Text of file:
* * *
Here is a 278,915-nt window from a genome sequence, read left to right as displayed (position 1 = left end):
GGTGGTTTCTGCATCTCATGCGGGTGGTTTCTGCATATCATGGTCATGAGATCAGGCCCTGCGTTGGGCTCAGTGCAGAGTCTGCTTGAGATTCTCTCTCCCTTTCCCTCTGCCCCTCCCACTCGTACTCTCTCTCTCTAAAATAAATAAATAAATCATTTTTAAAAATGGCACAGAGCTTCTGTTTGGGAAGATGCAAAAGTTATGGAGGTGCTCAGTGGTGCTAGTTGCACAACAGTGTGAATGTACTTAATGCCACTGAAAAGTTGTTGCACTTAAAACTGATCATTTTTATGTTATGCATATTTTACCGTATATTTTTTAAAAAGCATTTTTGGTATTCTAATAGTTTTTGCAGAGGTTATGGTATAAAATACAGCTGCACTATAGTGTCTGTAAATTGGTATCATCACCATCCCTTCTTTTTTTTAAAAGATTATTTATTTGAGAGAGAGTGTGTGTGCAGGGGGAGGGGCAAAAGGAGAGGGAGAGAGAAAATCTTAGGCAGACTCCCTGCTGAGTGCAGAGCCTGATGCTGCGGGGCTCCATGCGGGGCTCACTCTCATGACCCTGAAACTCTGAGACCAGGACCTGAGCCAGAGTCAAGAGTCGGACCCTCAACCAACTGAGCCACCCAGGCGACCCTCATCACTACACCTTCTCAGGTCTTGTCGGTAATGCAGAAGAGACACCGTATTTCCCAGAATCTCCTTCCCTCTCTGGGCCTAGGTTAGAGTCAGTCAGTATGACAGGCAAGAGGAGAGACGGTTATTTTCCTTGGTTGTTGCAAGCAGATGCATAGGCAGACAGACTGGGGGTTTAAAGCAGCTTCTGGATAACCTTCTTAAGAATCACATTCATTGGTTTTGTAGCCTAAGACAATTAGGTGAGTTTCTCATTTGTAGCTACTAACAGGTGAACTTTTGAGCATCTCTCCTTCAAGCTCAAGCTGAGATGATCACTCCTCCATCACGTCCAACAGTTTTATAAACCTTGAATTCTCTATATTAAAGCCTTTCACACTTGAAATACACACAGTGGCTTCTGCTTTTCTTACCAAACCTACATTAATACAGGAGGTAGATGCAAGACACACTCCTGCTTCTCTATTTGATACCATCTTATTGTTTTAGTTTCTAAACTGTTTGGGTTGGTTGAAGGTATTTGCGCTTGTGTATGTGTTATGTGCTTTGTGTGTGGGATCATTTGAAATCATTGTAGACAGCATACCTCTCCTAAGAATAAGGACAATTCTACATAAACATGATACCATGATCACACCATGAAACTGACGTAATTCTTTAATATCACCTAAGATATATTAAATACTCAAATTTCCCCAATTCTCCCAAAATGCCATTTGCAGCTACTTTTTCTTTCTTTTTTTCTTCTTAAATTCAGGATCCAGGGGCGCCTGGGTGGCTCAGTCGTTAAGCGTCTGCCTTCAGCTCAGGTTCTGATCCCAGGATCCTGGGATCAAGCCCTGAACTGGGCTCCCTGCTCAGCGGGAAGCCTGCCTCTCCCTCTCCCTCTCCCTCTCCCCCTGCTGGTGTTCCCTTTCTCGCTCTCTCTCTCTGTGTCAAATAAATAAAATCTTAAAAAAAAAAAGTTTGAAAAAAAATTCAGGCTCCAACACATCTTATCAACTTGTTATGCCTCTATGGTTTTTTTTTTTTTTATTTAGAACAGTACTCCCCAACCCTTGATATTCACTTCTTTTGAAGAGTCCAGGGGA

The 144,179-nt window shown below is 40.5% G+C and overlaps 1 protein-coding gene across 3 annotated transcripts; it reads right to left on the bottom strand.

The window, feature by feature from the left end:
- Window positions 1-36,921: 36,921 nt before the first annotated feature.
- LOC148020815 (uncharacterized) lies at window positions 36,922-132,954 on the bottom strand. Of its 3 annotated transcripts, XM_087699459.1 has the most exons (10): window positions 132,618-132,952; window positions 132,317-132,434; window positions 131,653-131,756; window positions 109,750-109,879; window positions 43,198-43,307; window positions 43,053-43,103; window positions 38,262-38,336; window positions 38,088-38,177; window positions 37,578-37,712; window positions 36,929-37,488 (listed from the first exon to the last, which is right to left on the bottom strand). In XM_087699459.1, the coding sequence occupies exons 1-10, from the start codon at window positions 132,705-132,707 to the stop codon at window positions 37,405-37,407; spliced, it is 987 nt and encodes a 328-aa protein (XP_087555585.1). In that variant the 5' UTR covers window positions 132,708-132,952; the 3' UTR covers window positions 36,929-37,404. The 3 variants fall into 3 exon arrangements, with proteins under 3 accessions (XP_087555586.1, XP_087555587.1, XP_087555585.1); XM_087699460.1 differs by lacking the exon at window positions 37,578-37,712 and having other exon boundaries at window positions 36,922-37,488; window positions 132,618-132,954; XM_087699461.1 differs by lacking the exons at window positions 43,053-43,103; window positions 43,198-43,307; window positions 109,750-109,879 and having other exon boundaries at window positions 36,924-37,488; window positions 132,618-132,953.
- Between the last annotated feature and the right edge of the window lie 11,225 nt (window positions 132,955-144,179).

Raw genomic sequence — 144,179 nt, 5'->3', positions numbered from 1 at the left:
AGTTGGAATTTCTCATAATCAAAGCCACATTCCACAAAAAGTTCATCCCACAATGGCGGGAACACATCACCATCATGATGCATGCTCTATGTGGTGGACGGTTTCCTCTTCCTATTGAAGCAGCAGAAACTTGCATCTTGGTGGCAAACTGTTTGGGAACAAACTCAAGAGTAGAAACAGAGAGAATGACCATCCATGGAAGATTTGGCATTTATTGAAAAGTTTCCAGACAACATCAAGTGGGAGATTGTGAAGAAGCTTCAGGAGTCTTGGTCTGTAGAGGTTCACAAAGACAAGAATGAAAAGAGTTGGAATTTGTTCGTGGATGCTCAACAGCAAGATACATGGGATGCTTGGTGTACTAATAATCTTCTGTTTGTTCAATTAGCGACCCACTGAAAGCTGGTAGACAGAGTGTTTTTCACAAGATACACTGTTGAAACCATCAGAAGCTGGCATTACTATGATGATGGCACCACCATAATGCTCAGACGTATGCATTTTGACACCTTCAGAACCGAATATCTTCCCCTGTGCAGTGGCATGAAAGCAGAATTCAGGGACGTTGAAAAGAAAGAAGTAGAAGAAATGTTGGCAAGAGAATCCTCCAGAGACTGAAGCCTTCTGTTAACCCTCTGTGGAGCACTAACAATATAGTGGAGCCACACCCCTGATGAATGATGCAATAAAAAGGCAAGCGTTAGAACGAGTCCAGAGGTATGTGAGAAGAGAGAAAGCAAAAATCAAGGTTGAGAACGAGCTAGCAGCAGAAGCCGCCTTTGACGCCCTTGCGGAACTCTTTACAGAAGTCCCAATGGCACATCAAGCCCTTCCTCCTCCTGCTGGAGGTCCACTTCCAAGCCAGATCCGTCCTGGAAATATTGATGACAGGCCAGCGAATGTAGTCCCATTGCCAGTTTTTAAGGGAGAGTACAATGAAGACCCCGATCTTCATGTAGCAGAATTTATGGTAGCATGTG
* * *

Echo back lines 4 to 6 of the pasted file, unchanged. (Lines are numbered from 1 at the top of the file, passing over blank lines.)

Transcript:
The window, feature by feature from the left end:
- Window positions 1-36,921: 36,921 nt before the first annotated feature.
- LOC148020815 (uncharacterized) lies at window positions 36,922-132,954 on the bottom strand. Of its 3 annotated transcripts, XM_087699459.1 has the most exons (10): window positions 132,618-132,952; window positions 132,317-132,434; window positions 131,653-131,756; window positions 109,750-109,879; window positions 43,198-43,307; window positions 43,053-43,103; window positions 38,262-38,336; window positions 38,088-38,177; window positions 37,578-37,712; window positions 36,929-37,488 (listed from the first exon to the last, which is right to left on the bottom strand). In XM_087699459.1, the coding sequence occupies exons 1-10, from the start codon at window positions 132,705-132,707 to the stop codon at window positions 37,405-37,407; spliced, it is 987 nt and encodes a 328-aa protein (XP_087555585.1). In that variant the 5' UTR covers window positions 132,708-132,952; the 3' UTR covers window positions 36,929-37,404. The 3 variants fall into 3 exon arrangements, with proteins under 3 accessions (XP_087555586.1, XP_087555587.1, XP_087555585.1); XM_087699460.1 differs by lacking the exon at window positions 37,578-37,712 and having other exon boundaries at window positions 36,922-37,488; window positions 132,618-132,954; XM_087699461.1 differs by lacking the exons at window positions 43,053-43,103; window positions 43,198-43,307; window positions 109,750-109,879 and having other exon boundaries at window positions 36,924-37,488; window positions 132,618-132,953.